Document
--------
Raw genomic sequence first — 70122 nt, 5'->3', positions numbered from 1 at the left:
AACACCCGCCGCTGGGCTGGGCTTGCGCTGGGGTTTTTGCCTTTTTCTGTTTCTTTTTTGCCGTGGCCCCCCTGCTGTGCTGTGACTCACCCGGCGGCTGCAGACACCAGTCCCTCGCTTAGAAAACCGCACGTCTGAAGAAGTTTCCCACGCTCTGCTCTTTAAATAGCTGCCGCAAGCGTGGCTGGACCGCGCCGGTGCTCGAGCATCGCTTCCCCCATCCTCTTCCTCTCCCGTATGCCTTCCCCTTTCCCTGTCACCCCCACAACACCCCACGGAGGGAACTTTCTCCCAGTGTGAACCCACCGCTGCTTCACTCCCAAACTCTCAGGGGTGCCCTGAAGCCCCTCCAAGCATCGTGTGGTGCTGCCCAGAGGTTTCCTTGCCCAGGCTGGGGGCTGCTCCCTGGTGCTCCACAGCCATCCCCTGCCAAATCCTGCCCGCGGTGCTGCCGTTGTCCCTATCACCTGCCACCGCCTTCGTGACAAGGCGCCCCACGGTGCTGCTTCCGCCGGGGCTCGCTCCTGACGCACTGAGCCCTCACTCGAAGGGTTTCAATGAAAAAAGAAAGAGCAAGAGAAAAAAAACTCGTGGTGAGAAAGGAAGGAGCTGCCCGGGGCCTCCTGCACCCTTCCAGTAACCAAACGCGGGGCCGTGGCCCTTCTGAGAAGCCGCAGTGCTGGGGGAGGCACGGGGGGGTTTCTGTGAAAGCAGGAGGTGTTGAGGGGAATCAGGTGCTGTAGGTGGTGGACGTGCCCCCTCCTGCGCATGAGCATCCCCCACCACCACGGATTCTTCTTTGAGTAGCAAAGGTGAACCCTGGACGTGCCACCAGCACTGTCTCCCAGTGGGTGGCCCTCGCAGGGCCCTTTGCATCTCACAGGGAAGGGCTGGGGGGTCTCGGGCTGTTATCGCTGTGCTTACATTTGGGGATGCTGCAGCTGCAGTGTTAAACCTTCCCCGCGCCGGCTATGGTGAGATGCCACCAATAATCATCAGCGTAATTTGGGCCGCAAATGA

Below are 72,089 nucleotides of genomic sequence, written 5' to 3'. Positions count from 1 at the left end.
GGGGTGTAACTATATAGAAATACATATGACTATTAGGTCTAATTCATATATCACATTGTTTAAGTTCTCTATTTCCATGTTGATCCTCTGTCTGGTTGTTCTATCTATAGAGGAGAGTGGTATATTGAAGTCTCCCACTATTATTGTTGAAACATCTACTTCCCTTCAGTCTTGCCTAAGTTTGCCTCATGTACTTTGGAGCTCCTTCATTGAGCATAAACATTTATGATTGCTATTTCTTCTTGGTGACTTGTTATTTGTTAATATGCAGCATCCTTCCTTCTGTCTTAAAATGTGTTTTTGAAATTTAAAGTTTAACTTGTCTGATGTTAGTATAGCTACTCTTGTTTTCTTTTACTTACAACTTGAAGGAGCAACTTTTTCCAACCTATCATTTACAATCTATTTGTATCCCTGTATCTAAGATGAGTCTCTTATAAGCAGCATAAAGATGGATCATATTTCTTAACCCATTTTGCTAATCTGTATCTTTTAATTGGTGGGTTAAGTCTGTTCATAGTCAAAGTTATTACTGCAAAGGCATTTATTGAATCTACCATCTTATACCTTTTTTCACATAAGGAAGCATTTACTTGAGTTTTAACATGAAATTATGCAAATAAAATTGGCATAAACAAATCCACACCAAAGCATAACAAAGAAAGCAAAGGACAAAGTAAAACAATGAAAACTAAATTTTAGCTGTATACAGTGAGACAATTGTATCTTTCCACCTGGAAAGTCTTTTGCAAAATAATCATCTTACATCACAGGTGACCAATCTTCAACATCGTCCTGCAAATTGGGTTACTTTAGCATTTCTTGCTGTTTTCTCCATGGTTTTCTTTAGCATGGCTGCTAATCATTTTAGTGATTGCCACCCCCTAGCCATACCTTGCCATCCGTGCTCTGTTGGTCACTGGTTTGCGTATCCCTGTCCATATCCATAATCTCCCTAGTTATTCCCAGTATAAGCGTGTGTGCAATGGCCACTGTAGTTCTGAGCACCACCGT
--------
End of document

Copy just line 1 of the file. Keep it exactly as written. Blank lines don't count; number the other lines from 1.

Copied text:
Raw genomic sequence first — 70122 nt, 5'->3', positions numbered from 1 at the left: